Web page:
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Homework Help: Calculate the change in energy vs. B for each state separately?

  1. Aug 16, 2008 #1
    Over a He-lamp a weak vertical magnetic field ( B = 300mT) is beeing applied. The light from the lamp is beeing studies with a high resolution spectrometer in the direction of the B-field. What will the wavelength difference between the observed Zeeman components be in the transmission 1s2p 1P - 1s3s 1S at 728.13nm

    I realize that since we look in the direction of the B-field I understand that we'll only be able to see sigma-transmissions (delta M_j = -1 or +1). I've also calculated that g_j will be 1 for 1P and 3/2 for 1S.

    But from there I dont really know how to continue.
     
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  3. Aug 16, 2008 #2

    Redbelly98

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    Re: Zeemancomponents

    Can you calculate the change in energy vs. B for each state separately?
     
  4. Aug 16, 2008 #3
    Re: Zeemancomponents

    You tell me.
    When I look in my formula sheet I find.

    "For weak fields, hfs:
    E_ZE = g_F * my_B * B * M_F"

    I suppose that E_ZE is the energy separation? But I dont see how I can calculate g_F, since it contains the nuclear spin I, which I dont have. And I'm not even sure if thats the right way to go. I'm kind of calculating in the dark here.
     
  5. Aug 16, 2008 #4

    Redbelly98

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    Re: Zeemancomponents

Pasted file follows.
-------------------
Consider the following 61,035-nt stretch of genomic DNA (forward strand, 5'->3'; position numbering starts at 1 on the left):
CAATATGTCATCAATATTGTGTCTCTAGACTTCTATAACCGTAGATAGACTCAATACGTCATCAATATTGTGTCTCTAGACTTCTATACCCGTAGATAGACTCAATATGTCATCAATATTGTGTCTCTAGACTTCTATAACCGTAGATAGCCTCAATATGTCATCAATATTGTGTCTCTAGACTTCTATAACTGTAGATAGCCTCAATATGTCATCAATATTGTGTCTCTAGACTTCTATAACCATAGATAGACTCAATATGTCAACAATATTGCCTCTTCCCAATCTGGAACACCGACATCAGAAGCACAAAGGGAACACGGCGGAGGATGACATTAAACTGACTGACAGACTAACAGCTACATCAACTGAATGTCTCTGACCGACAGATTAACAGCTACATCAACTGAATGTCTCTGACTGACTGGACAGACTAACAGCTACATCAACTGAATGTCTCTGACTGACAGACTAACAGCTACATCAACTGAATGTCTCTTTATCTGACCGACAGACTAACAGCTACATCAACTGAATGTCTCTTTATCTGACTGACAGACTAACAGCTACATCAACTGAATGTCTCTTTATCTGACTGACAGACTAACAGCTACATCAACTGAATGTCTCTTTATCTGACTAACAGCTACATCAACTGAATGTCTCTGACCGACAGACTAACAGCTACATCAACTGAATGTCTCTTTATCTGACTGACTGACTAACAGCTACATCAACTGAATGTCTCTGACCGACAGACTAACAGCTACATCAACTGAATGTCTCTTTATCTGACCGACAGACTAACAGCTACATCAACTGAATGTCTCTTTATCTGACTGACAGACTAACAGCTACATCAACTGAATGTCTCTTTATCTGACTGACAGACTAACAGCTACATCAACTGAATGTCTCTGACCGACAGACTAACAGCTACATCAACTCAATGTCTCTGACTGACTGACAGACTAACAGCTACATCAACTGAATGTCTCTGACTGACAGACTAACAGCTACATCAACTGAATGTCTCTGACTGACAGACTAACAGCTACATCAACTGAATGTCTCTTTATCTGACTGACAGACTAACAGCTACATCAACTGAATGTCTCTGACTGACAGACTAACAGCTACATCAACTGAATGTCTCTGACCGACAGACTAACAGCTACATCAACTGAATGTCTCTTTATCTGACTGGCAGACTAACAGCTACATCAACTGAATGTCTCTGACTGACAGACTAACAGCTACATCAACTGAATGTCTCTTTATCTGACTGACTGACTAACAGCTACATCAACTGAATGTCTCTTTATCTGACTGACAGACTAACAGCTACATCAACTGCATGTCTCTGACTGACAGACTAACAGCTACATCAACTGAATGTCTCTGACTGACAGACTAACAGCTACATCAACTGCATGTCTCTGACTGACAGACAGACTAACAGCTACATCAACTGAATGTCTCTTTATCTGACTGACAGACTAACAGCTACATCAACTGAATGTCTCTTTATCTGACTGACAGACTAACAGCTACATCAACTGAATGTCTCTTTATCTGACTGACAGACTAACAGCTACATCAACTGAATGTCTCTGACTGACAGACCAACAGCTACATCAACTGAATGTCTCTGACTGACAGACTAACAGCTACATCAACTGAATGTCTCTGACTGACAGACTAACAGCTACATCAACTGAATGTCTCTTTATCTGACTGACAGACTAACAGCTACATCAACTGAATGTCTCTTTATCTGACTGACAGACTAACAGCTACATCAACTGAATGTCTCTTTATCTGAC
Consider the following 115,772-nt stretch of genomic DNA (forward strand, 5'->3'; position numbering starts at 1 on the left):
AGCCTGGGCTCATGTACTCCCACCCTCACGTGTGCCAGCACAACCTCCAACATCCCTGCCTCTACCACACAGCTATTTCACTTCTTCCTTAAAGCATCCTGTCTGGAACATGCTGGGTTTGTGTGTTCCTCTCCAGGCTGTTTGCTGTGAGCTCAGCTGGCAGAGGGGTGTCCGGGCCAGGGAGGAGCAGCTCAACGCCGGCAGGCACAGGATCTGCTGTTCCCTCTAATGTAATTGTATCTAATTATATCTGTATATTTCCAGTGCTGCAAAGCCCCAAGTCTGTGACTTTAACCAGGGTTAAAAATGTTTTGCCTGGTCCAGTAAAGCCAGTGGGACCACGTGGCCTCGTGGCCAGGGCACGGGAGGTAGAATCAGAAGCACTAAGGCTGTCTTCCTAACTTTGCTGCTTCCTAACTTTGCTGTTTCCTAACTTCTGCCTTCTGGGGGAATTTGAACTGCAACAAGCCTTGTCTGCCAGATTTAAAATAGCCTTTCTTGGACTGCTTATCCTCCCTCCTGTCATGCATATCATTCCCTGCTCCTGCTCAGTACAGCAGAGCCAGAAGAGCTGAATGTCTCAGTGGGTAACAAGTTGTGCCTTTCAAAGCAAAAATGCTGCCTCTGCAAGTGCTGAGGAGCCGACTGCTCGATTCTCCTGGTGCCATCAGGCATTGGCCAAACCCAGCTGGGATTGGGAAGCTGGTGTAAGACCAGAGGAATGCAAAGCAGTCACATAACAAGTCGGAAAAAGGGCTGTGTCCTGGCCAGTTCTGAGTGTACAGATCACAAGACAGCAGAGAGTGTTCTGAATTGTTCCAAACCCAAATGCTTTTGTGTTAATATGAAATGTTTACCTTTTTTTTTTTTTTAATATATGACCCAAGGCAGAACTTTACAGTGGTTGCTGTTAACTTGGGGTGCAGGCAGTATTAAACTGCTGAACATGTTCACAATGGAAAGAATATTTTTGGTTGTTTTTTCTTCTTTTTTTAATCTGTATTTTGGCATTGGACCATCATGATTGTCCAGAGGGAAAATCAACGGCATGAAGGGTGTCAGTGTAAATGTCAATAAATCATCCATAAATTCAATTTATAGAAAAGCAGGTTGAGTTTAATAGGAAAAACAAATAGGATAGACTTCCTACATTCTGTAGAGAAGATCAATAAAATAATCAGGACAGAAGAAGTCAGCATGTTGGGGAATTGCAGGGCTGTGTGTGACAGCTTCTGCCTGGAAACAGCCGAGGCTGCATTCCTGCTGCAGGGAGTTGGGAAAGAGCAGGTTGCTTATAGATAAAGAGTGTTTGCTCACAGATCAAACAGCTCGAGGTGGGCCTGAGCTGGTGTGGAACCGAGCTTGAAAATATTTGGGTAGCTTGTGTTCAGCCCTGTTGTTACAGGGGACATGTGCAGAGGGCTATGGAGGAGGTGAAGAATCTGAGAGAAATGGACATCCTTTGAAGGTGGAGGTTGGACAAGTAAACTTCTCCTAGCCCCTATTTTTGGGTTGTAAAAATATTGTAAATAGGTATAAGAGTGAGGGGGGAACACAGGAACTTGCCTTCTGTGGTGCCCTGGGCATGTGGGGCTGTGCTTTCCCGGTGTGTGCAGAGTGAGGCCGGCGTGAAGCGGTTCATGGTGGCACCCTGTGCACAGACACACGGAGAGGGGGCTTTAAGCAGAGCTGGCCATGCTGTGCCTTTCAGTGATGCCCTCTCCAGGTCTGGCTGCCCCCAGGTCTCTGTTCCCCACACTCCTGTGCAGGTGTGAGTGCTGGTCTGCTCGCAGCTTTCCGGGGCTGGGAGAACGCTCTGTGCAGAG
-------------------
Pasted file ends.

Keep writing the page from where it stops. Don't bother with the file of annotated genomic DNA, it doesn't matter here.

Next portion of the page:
E_ZE is the shift in energy of a particular level.

    Helium has zero nuclear spin, so there is no hfs. There is fine structure however. There should be a similar formula involving g_J and m_J.
     
  6. Aug 17, 2008 #5
    Re: Zeemancomponents

    Ok, this starts to make sence. I figured that S only have M_j = 0, which means that the're only 2 transmissions, so I calculated the difference to E_ZE(M_j = 1) - E_ZE(M_j = -1) and got delta f = 8.398GHz, which I've got confirmed is right.

    but they ask for the wavelength difference, so there's probably some more work to do. If I didnt know that this gives me the wrong answear I would just go with lambda = c/(delta f). But that doesnt seem right. Why?

    they say that they observe the transmission at 728.13nm, what does that really mean? The solution states the following.
    lambda = c/f => delta lambda = (-) lambda^2/c * delta f.

    First of all I dont understand why they do that delta lambda calculation, and when I try to get to the same conclusion I go like this
    delta lambda = c/f_1 - c/f_2 = cf_2/(f_1 * f_2) - cf_1/(f_1*f_2) = c*delta f * 1/(f_1*f_2). And the only way I can connect this to the result they show in the solution is if c^2/(f_1*f_2) = lambda, but why would it? And why does the lambda from the text come in here?

    A lot of blanks still remain.
     
  7. Aug 17, 2008 #6

    Redbelly98

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    Re: Zeemancomponents

    Good, that's reassuring.

    Because lambda is really c/f, not c/(delta f). That is the basis for this calculation, along with:

    [tex]
    \Delta \lambda = \lambda_1 - \lambda_2 = \frac{c}{f_1} -\frac{c}{f_2}
    [/tex]

    as you use in your derivation below.

    The transition (not transmission) between the two states occurs at a wavelength of 728.13nm. Therefore the spectrum of light from the lamp contains this wavelength, and it is observed in the spectrometer.

    So far so good ...

    It's actually lambda^2, not lambda. It's an approximation.

    Another useful piece of information is that the change in wavelength is a small fraction of the actual wavelength. Likewise, the change in frequency is a small fraction of the actual frequency. You can verify this be comparing your calculated frequency change of 8.398 GHz to the actual frequency of c/728.13nm.
    What that does is make f1 and f2 nearly equal to each other and to c/lambda, where lambda is the value given in the problem statement. You can use that to get your expression in terms of lambda:

     
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